25/01/2017 - 15:33

$520m rail commitment welcomed

25/01/2017 - 15:33

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The Royal Automobile Club of WA and the Chamber of Commerce and Industry of WA have both welcomed an election pledge by Premier Colin Barnett to spend $520 million upgrading a freight rail line between Thornlie and Cockburn to enable passenger service.

Local member Peter Abetz, Premier Colin Barnett, and South Metropolitan member of the Legislative Council Nick Goiran at the announcement today.

The Royal Automobile Club of WA and the Chamber of Commerce and Industry of WA have both welcomed an election pledge by Premier Colin Barnett to spend $520 million upgrading a freight rail line between Thornlie and Cockburn to enable passenger service.

The line would have two new stations, at Ranford Road near Market City and Nicholson Road near the baseball park, and would be ready by 2023, Mr Barnett said.

The project has featured in previous Perth transport plans, including one unveiled by former transport minister Dean Nalder in 2016, as well as Labor's Metronet proposal.
 

The line will run along the existing freight route.

RAC general manager of corporate affairs Will Golsby said it had been a priority project for the club since 2011, and called for work to begin immediately as the rail line now had bipartisan support.

He said Perth would soon be the country’s most congested capital city, with demand for public transport in 2031 to be double that of 2011.

“Investing in Perth’s public transport system is a crucial part of the response to the congestion challenge we are facing,” Mr Golsby said.

“The extension of the Thornlie rail line will provide an attractive public transport option for commuters currently using the congested Roe Highway and those working in the Canning Vale industrial precinct, a major employment node.

“By helping to relieve congestion pressures it will release capacity along this important road corridor for freight and commercial traffic, delivering significant productivity benefits.”

CCI chief executive officer Deidre Willmott said the line would reduce travel times and improve productivity.

But she said all political parties should commit to an independent infrastructure advisory body to develop a long term plan for the state.

A similar body exists in other states.

“(Business has) consistently advocated for an independently developed, long-term infrastructure plan for WA, as business owners, investors and the wider community need a 20-year infrastructure vision that goes beyond the short-term political life cycle, so they can plan new investments and make strategic decisions with certainty,” Ms Willmott said.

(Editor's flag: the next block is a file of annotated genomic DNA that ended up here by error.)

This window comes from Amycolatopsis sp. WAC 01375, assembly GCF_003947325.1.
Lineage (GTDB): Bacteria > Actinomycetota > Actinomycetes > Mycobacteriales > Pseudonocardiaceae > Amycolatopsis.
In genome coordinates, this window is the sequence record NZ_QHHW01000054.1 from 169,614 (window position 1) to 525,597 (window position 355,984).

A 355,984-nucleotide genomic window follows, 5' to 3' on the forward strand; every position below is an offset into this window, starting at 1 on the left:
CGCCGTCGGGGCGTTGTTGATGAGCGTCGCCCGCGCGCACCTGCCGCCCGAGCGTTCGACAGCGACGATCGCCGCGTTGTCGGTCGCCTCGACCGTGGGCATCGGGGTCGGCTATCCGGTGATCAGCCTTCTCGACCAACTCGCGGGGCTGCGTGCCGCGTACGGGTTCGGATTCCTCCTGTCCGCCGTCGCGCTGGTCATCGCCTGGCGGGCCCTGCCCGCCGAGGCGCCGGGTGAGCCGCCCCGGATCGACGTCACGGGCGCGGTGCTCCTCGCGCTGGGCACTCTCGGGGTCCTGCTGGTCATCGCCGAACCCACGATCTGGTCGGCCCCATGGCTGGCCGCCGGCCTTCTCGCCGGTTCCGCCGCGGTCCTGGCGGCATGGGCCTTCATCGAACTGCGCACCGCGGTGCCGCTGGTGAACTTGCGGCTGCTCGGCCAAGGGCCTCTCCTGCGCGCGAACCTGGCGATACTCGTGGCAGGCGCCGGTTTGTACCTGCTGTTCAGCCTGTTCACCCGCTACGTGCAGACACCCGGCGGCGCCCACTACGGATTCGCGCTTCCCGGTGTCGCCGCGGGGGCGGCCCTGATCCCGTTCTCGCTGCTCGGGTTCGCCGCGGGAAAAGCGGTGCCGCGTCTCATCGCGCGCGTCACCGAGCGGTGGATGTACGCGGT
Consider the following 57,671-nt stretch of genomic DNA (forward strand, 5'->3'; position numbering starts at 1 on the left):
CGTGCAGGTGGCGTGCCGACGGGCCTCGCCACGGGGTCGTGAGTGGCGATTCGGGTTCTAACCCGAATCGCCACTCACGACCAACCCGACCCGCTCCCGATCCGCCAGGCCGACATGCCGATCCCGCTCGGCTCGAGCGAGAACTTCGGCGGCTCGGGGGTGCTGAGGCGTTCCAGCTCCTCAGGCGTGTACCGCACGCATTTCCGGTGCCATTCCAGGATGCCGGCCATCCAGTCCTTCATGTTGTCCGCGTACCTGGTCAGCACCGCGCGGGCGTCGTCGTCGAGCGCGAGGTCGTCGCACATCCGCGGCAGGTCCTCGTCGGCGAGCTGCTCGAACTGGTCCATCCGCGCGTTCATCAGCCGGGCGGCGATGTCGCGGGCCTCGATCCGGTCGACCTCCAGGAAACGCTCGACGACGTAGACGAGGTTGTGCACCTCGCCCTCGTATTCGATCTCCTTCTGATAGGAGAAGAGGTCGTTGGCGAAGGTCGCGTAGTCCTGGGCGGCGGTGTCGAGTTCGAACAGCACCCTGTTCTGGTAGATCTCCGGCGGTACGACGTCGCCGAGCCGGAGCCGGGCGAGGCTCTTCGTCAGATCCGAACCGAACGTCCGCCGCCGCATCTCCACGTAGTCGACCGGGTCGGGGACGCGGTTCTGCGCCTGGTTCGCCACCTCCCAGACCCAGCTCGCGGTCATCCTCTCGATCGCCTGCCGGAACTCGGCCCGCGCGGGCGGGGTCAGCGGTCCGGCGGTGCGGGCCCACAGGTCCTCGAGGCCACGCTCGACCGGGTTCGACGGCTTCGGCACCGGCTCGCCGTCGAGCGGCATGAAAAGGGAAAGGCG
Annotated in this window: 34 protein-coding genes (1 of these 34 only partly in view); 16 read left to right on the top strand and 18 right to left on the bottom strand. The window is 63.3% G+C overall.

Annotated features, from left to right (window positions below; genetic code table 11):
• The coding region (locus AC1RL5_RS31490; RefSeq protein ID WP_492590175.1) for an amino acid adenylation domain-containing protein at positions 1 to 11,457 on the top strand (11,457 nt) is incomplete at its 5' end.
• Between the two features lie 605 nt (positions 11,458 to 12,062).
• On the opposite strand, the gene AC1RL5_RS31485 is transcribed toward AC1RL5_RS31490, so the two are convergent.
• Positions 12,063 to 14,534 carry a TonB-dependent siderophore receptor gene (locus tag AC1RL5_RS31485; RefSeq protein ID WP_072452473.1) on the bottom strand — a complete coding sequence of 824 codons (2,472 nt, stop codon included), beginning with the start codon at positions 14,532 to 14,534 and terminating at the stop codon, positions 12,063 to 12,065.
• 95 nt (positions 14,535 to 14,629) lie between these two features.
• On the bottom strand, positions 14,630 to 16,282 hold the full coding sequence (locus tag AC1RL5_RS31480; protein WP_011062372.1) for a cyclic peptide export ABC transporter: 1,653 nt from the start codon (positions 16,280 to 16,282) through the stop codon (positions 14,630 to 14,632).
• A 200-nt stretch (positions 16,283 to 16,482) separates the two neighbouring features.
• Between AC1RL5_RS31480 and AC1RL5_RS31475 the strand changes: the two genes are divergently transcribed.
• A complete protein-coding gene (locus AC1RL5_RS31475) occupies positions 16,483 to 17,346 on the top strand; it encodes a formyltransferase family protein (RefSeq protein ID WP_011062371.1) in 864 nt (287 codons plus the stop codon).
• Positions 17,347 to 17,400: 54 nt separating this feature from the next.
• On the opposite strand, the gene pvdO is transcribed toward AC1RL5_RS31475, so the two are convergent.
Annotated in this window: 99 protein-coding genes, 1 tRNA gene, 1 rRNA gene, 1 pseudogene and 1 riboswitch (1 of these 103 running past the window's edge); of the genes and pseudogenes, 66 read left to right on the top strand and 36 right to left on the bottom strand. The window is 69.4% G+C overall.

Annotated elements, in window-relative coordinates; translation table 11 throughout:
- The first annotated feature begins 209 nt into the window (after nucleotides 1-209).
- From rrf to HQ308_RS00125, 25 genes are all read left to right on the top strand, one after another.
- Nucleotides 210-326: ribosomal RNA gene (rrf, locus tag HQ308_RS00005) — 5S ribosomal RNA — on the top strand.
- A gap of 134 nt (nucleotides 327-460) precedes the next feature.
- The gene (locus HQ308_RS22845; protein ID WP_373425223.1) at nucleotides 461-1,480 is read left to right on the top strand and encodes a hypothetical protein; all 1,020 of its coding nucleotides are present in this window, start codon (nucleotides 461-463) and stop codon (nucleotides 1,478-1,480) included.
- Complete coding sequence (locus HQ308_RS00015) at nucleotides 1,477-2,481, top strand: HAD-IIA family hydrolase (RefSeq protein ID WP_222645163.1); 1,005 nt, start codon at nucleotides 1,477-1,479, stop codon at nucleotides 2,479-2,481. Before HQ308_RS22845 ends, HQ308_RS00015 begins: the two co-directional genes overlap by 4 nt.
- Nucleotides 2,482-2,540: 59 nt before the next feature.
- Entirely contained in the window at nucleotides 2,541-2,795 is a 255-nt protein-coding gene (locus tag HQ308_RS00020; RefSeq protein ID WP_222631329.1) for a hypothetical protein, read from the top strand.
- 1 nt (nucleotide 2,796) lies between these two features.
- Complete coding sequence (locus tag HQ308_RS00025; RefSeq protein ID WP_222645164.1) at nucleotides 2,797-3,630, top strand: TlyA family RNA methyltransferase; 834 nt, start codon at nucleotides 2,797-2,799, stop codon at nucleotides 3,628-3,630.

“A long-term infrastructure plan should be developed by an independent body to ensure projects deliver the most cost-effective and efficient infrastructure, that will provide the greatest benefits to the largest group of people.

“An independent infrastructure body would also be able to engage the private sector in financing, designing, building, operating and maintaining infrastructure, which would lead to greater efficiencies and outcomes for delivering both private and public infrastructure works.”

Responding to the proposal, the Labor Party today pointed to the Liberal Party’s commitment to Max Light Rail before the 2013 state election, which was later canned.

That election pledge was for a light rail system linking Mirrabooka to the CBD and then lines to Nedlands and Victoria Park, but was axed in favour of a rapid bus transit route as the state government came under budget pressure.

Premier Colin Barnett said funding for the latest project would come from consolidated revenue, indicating there was still room for further election commitments from the asset recycling fund created by a sale of Western Power.

“This is the missing link in public transport in Perth’s south,” Mr Barnett said.

“It will give residents and workers more choice in how they travel and where they live.

“This is the government’s next major rail priority after the Forrestfield Airport Link.”

“It’s estimated the new line will result in 3,000 passenger boardings across the stations each weekday on average.”

WA Greens transport spokesperson Lynn MacLaren said she supported the project, although she said she had little faith it would be built because the government had broken previous election commitments on public transport.

Funding for the Roe 8 road should be allocated to rail projects, Ms MacLaren said.

STANDING BY BUSINESS. TRUSTED BY BUSINESS.

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